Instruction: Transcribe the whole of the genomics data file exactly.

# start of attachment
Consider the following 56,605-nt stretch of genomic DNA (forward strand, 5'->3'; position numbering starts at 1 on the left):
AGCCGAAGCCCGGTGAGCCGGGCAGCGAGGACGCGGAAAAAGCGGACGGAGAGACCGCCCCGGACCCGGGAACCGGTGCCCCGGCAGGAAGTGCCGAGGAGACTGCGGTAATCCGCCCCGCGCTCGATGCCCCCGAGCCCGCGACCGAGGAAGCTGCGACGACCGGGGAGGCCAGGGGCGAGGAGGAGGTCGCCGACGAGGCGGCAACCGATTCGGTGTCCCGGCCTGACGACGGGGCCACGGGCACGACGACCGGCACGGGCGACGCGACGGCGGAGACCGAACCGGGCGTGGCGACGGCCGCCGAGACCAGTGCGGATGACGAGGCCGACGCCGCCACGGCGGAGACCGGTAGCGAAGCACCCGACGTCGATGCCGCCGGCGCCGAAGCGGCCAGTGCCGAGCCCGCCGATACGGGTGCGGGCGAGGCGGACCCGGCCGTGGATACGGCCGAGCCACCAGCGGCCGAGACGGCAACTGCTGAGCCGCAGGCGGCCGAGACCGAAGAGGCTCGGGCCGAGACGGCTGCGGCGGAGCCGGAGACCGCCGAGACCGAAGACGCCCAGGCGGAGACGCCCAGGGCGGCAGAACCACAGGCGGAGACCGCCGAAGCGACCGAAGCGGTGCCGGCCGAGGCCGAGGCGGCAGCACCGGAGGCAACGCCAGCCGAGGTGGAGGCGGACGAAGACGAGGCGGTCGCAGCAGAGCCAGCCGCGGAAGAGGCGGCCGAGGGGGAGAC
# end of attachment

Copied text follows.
Consider the following 56,605-nt stretch of genomic DNA (forward strand, 5'->3'; position numbering starts at 1 on the left):
AGCCGAAGCCCGGTGAGCCGGGCAGCGAGGACGCGGAAAAAGCGGACGGAGAGACCGCCCCGGACCCGGGAACCGGTGCCCCGGCAGGAAGTGCCGAGGAGACTGCGGTAATCCGCCCCGCGCTCGATGCCCCCGAGCCCGCGACCGAGGAAGCTGCGACGACCGGGGAGGCCAGGGGCGAGGAGGAGGTCGCCGACGAGGCGGCAACCGATTCGGTGTCCCGGCCTGACGACGGGGCCACGGGCACGACGACCGGCACGGGCGACGCGACGGCGGAGACCGAACCGGGCGTGGCGACGGCCGCCGAGACCAGTGCGGATGACGAGGCCGACGCCGCCACGGCGGAGACCGGTAGCGAAGCACCCGACGTCGATGCCGCCGGCGCCGAAGCGGCCAGTGCCGAGCCCGCCGATACGGGTGCGGGCGAGGCGGACCCGGCCGTGGATACGGCCGAGCCACCAGCGGCCGAGACGGCAACTGCTGAGCCGCAGGCGGCCGAGACCGAAGAGGCTCGGGCCGAGACGGCTGCGGCGGAGCCGGAGACCGCCGAGACCGAAGACGCCCAGGCGGAGACGCCCAGGGCGGCAGAACCACAGGCGGAGACCGCCGAAGCGACCGAAGCGGTGCCGGCCGAGGCCGAGGCGGCAGCACCGGAGGCAACGCCAGCCGAGGTGGAGGCGGACGAAGACGAGGCGGTCGCAGCAGAGCCAGCCGCGGAAGAGGCGGCCGAGGGGGAGAC